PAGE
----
Most people who don’t know how to sell or buy a house
want to know how quickly they can sell their house after purchasing it. Most people can legally sell their home anytime after they purchase it, however, there might be financial consequences for selling your house quickly.
In this article, we will discuss the different time frames you can sell a house, starting from the time you sign the purchase agreement to 30 years down the road when your mortgage is paid off. We will go through the pros and cons of selling at certain times and what you need to be aware of when thinking about when to sell a house.
Why Do People Sell Their Houses Quickly After Buying?
There are many reasons why someone wants to know how to sell a house soon after they purchased it.
- New Job - a new employer or position might require one to relocate or to shorten a commute.
- Change in the Family - Loss of a family member, divorce, addition of a family member, or children leaving for college can spark changes in the housing needs for a family.
- Medical Emergency - Medical bills and living expenses may need to be paid with the established equity in a house.
- Buyer’s Remorse - The house may not be a good fit for the family’s lifestyle or needs.
- Financial Woes of Homeownership - Mortgage payments, property taxes, and necessary home repairs may be too much of a burden.
- Hot Sellers Market - A house’s value may have increased quickly and one might want to take advantage of the extra equity that’s built up.
Wholesaling: How to Sell Your House Before You Buy It.
Most people don’t realize that rights to the property begin when a purchase agreement (contract to buy a house) is signed by the buyer and seller, AND the buyer pays the earnest money (a good faith payment to the seller that says the buyer will hold up their end of the agreement). Real estate wholesaling
is when a person transfers their rights in a house purchase and sale agreement to another person or party, usually for a fee.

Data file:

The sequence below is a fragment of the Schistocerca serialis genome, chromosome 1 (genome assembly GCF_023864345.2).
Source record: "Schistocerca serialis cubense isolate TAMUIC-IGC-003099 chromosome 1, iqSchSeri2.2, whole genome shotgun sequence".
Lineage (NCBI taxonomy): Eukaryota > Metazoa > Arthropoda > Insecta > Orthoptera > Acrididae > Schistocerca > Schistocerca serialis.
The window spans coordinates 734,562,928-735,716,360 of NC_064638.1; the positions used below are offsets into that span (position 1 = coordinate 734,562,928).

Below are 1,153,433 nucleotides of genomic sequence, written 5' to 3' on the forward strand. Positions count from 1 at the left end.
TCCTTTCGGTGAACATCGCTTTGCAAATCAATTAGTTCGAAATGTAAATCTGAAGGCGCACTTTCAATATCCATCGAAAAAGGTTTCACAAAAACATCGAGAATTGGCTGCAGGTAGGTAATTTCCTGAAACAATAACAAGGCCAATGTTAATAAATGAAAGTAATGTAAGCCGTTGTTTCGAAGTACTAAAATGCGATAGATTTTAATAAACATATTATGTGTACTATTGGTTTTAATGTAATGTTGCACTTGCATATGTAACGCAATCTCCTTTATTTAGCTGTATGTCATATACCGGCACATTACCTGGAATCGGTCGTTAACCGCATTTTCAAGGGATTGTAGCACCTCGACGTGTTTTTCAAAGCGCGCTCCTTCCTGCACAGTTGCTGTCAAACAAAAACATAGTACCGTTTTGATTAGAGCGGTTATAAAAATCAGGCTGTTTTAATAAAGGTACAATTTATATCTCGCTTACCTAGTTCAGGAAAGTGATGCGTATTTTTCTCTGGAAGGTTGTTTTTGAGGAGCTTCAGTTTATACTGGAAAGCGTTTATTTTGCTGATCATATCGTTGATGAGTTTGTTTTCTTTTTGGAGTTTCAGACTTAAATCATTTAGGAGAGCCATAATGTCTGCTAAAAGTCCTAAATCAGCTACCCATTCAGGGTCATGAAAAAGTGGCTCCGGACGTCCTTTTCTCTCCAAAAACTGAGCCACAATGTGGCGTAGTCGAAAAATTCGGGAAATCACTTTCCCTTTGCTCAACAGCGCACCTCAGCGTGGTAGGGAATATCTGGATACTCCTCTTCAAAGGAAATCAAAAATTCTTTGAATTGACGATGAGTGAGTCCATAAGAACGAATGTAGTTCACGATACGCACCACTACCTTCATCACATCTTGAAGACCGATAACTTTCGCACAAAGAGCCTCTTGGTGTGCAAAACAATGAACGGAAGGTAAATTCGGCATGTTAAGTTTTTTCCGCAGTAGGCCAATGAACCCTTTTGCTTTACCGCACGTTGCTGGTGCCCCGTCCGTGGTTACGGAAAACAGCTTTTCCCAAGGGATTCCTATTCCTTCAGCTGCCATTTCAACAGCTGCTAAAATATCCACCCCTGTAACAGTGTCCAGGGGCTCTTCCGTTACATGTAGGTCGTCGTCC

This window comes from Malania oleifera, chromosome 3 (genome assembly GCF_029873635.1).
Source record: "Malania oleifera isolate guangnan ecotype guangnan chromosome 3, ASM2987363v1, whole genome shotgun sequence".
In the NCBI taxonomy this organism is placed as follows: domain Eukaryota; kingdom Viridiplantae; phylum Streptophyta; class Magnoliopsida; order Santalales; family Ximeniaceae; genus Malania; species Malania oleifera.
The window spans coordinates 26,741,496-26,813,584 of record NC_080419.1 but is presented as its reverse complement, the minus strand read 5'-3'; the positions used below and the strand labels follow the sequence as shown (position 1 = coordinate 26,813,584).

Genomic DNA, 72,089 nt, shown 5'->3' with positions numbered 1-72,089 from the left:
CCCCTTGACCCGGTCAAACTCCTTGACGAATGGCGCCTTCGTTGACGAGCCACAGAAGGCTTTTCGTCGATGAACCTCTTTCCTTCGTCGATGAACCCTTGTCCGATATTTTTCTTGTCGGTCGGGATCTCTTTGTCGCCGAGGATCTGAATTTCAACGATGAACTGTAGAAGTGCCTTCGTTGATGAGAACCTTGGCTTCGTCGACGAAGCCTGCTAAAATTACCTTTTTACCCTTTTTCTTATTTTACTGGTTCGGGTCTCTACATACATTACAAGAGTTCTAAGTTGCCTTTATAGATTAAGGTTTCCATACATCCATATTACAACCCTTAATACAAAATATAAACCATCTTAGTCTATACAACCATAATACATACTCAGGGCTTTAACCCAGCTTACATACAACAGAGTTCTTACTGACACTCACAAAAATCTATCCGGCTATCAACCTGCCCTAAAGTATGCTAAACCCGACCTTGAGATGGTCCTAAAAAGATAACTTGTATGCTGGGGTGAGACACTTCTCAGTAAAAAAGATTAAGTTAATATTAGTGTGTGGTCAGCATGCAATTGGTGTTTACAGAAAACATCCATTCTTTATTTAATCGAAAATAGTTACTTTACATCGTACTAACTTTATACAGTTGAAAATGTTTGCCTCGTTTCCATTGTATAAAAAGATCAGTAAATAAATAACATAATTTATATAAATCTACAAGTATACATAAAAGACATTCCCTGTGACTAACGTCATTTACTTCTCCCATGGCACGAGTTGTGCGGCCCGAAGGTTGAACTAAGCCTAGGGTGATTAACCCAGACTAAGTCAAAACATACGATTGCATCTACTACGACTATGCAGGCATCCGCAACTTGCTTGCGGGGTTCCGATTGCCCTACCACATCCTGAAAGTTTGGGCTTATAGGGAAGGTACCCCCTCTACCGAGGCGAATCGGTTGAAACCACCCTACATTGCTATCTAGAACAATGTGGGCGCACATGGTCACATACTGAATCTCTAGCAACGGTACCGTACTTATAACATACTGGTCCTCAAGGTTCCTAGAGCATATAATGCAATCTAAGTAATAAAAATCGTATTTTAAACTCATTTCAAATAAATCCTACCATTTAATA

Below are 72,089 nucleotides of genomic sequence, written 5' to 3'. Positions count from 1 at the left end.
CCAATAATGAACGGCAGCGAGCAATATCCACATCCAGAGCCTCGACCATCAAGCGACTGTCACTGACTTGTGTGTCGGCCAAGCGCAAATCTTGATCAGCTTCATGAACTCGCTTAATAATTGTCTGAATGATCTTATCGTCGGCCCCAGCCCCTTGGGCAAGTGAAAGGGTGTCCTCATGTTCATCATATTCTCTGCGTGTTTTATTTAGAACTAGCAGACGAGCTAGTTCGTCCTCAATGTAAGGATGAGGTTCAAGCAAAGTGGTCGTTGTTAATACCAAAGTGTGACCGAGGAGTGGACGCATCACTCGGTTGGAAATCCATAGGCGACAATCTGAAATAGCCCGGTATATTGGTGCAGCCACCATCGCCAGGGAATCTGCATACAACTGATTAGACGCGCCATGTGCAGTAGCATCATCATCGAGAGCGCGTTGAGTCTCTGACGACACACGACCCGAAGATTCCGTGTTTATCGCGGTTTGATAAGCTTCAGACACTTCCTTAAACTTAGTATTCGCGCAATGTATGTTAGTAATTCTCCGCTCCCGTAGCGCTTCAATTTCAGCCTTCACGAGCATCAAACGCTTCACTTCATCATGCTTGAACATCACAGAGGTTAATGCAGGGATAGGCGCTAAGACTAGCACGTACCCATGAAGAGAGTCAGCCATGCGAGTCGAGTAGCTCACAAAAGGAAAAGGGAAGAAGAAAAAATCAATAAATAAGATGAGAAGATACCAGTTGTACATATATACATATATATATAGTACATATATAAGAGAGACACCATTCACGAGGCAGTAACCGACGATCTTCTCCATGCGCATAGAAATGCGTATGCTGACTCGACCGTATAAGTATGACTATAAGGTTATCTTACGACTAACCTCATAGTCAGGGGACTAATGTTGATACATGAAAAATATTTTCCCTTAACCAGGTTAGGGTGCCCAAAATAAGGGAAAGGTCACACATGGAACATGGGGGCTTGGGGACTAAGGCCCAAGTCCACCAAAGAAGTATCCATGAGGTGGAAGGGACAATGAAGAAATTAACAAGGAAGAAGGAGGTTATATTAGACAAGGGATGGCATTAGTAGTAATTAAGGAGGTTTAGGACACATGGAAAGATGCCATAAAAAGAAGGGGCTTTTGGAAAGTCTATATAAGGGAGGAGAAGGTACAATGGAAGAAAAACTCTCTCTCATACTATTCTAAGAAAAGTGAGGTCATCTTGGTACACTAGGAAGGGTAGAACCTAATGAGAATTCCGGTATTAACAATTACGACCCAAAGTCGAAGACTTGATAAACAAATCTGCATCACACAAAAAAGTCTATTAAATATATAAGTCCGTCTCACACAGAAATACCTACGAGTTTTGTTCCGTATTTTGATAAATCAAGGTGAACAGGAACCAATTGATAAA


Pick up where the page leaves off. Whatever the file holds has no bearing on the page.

Let’s use real estate investor, Kevin, as an example. Kevin signs an agreement to buy a house from Liz for $50,000 knowing that it’s worth $75,000. Real estate investor, James, wants the property and agrees to pay Kevin $10,000 to have the right to purchase the home from Liz for $50,000. Kevin get’s $10,000, James saves $15,000, and Liz gets the $50,000 she wanted for the house. Kevin will most likely need to pay capital gains tax on the $10,000 James paid him.
HUD Homes and Homes Sold by Government Agencies
Several government agencies have houses to sell, however, the Department of Housing & Urban Development (HUD) has by far the most to sell. These are houses that were once on FHA (Federal Housing Authority) loans and are now foreclosures. In order to purchase these homes, you must live in the property as an owner-occupant for 12 months. Selling before the 12 months is over is considered fraud by HUD, and there could be financial consequences and the barring from using government programs in the future. Check out the homes for sale with HUD and other government agencies.
Capital Gains Tax Avoidance
When you make a profit when you sell a house, you must pay capital gains tax unless you qualify for an exemption. To qualify, your home must be your primary residence and you must have resided there for at least two of the last 5 years. The 2 years do not need to be consecutive, however, they must be within those 5 years.